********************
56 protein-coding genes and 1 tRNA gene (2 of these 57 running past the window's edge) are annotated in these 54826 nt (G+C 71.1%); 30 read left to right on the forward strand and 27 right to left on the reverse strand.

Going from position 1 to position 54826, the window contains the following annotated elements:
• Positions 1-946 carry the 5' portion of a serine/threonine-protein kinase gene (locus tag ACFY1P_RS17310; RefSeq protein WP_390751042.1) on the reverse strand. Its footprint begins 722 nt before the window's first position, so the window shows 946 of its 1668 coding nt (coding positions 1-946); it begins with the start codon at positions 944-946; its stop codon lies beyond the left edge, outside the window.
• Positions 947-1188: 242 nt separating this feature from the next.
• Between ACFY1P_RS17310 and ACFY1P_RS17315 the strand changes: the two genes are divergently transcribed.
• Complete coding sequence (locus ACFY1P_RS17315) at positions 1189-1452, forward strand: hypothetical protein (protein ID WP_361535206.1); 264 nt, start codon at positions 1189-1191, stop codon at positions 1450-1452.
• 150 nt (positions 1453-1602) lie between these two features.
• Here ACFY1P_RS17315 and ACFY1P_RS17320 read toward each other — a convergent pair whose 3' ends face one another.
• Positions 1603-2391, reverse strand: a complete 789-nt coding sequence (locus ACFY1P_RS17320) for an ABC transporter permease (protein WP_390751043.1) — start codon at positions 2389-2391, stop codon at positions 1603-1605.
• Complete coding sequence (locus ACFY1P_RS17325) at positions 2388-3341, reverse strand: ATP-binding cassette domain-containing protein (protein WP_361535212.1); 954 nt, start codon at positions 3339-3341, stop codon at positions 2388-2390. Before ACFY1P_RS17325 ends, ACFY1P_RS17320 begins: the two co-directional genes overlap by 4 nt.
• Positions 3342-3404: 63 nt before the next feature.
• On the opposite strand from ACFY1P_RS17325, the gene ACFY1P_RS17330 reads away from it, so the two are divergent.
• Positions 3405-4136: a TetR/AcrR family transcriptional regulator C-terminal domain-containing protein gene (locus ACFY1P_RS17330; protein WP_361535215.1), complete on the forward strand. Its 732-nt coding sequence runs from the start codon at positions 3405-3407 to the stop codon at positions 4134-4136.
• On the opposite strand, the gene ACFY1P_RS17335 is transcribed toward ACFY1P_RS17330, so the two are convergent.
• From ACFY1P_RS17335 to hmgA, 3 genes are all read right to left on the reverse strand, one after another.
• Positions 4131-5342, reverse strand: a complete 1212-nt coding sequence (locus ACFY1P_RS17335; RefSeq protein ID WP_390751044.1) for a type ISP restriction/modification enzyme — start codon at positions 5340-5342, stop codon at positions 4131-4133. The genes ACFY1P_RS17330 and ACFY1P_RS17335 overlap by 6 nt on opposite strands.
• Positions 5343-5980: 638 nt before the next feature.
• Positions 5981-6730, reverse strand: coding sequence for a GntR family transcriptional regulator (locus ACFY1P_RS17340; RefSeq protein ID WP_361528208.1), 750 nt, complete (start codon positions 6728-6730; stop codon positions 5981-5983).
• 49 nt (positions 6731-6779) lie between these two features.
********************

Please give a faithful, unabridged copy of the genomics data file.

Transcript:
56 protein-coding genes and 1 tRNA gene (2 of these 57 running past the window's edge) are annotated in these 54826 nt (G+C 71.1%); 30 read left to right on the forward strand and 27 right to left on the reverse strand.

Going from position 1 to position 54826, the window contains the following annotated elements:
• Positions 1-946 carry the 5' portion of a serine/threonine-protein kinase gene (locus tag ACFY1P_RS17310; RefSeq protein WP_390751042.1) on the reverse strand. Its footprint begins 722 nt before the window's first position, so the window shows 946 of its 1668 coding nt (coding positions 1-946); it begins with the start codon at positions 944-946; its stop codon lies beyond the left edge, outside the window.
• Positions 947-1188: 242 nt separating this feature from the next.
• Between ACFY1P_RS17310 and ACFY1P_RS17315 the strand changes: the two genes are divergently transcribed.
• Complete coding sequence (locus ACFY1P_RS17315) at positions 1189-1452, forward strand: hypothetical protein (protein ID WP_361535206.1); 264 nt, start codon at positions 1189-1191, stop codon at positions 1450-1452.
• 150 nt (positions 1453-1602) lie between these two features.
• Here ACFY1P_RS17315 and ACFY1P_RS17320 read toward each other — a convergent pair whose 3' ends face one another.
• Positions 1603-2391, reverse strand: a complete 789-nt coding sequence (locus ACFY1P_RS17320) for an ABC transporter permease (protein WP_390751043.1) — start codon at positions 2389-2391, stop codon at positions 1603-1605.
• Complete coding sequence (locus ACFY1P_RS17325) at positions 2388-3341, reverse strand: ATP-binding cassette domain-containing protein (protein WP_361535212.1); 954 nt, start codon at positions 3339-3341, stop codon at positions 2388-2390. Before ACFY1P_RS17325 ends, ACFY1P_RS17320 begins: the two co-directional genes overlap by 4 nt.
• Positions 3342-3404: 63 nt before the next feature.
• On the opposite strand from ACFY1P_RS17325, the gene ACFY1P_RS17330 reads away from it, so the two are divergent.
• Positions 3405-4136: a TetR/AcrR family transcriptional regulator C-terminal domain-containing protein gene (locus ACFY1P_RS17330; protein WP_361535215.1), complete on the forward strand. Its 732-nt coding sequence runs from the start codon at positions 3405-3407 to the stop codon at positions 4134-4136.
• On the opposite strand, the gene ACFY1P_RS17335 is transcribed toward ACFY1P_RS17330, so the two are convergent.
• From ACFY1P_RS17335 to hmgA, 3 genes are all read right to left on the reverse strand, one after another.
• Positions 4131-5342, reverse strand: a complete 1212-nt coding sequence (locus ACFY1P_RS17335; RefSeq protein ID WP_390751044.1) for a type ISP restriction/modification enzyme — start codon at positions 5340-5342, stop codon at positions 4131-4133. The genes ACFY1P_RS17330 and ACFY1P_RS17335 overlap by 6 nt on opposite strands.
• Positions 5343-5980: 638 nt before the next feature.
• Positions 5981-6730, reverse strand: coding sequence for a GntR family transcriptional regulator (locus ACFY1P_RS17340; RefSeq protein ID WP_361528208.1), 750 nt, complete (start codon positions 6728-6730; stop codon positions 5981-5983).
• 49 nt (positions 6731-6779) lie between these two features.